Mr Dlali noted that the highest percentage of SA global trade was conducted with the EU. He asked whether the dti was neglecting the South-South cooperation with respect of global trade.

Mr Sharma noted that there was high potential of growth of the South America and the Asian markets and that the dti had not neglected the South-South Cooperation. He stated that most exporters had neglected these markets as they were used to the traditional trading blocks such as the EU. The dti was educating exporters on the advantages of exploiting these markets.

Mr Dlali stated that the dti commented on the lack of coordination with respect to government departments’ support for global trade. He asked the presenter to comment on the issue of the EU’s suspension of ostrich meat exports and asked whether this was as a result of lack of coordination.

Mr Sharma noted that bans were placed on products from time to time. He gave examples of South Africa’s ban against meat products from the UK after the outbreak of the food and mouth disease. He stated that the government had the mechanisms to tackle these issues to ensure that their products were standardised.

Mr Dlali noted that one of the key observations of the dti was that it was doing everything for everyone in supporting them to export their products. He asked how the dti assessed its performance.

Mr Sharma noted that the dti had developed a scientific model to determine which exporters should exploit which markets. This would enable it to give sound advice to prospective exporters.

Mr Dlali asked who financed exporters’ moneys used to access new markets.

Mr Sharma stated that the finances were provided by the dti, its division Trade and Investment South Africa (TISA)  and through a fund established under Export Marketing and Investment Assistance (EMIA) scheme.

Mr Dlali stated that one of the challenges identified on the Draft Export Strategy was that there was no systematic coordination of information intelligence. He stated that one of the reasons was that government would traditionally send junior officials to negotiate trade agreements with high profile officials of important trade partners. He asked what the department was doing to coordinate information and intelligence.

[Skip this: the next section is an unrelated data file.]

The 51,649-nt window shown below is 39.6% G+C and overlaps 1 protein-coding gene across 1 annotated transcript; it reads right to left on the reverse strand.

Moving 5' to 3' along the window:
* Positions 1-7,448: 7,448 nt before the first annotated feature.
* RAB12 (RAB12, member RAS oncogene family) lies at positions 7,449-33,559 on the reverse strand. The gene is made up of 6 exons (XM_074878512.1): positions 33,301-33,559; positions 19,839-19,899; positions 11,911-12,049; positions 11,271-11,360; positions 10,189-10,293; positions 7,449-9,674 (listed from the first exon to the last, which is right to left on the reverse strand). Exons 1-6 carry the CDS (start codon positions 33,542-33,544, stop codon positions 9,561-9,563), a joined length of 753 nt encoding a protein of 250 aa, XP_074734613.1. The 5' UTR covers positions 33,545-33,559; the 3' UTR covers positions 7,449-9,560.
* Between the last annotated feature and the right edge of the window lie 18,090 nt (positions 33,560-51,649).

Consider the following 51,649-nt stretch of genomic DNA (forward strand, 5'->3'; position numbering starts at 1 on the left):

Mr Sharma stated that the dti was in the process of establishing an information portal, which would house information on trade opportunities. He noted that the dti was working with Department of Foreign Affairs on a new programme to train officials, to establish offices with high growth markets areas. It had foreign economic representatives.

Mr L Labuschagne (DA) asked whether the dti had capacity to implement the strategy, given its 33% vacancy rate.

Mr Sharma stated that the vacancy rate was an ongoing challenge and clarified the point that no vacancy was left open on ideological grounds.

Mr Labuschagne noted that in the motor vehicle industry exports had grown. He asked the dti whether the venture was cost effective.

Mr Sharma stated that the motor vehicle industry had served its purpose and that it was growing tremendously. He stated that there were benefits to be gained from this industry.

Mr Labuschagne stated that for the export strategy to be implemented effectively the transport infrastructure and ports should be improved.

Mr Sharma stated that the government was spending billions of rand in the upgrade of ports, railway lines and airports. He noted that the growth of the South Africa economy overwhelmed the infrastructural capacity of the country. The dti was engaging the Department of Transport on improvement of infrastructure.

Mr Labuschagne asked what the big black companies were doing to support small black business enterprises to gain ground in the market.

Mr Sharma noted that it was not the responsibility of the big black companies or the white companies to help the small business enterprises, as this fell rather to dti and its agencies. Further he stated that the responsibility also falls with the already existing companies

Mr Labuschagne asked how the dti was addressing the issue of expertise with respect to exporting.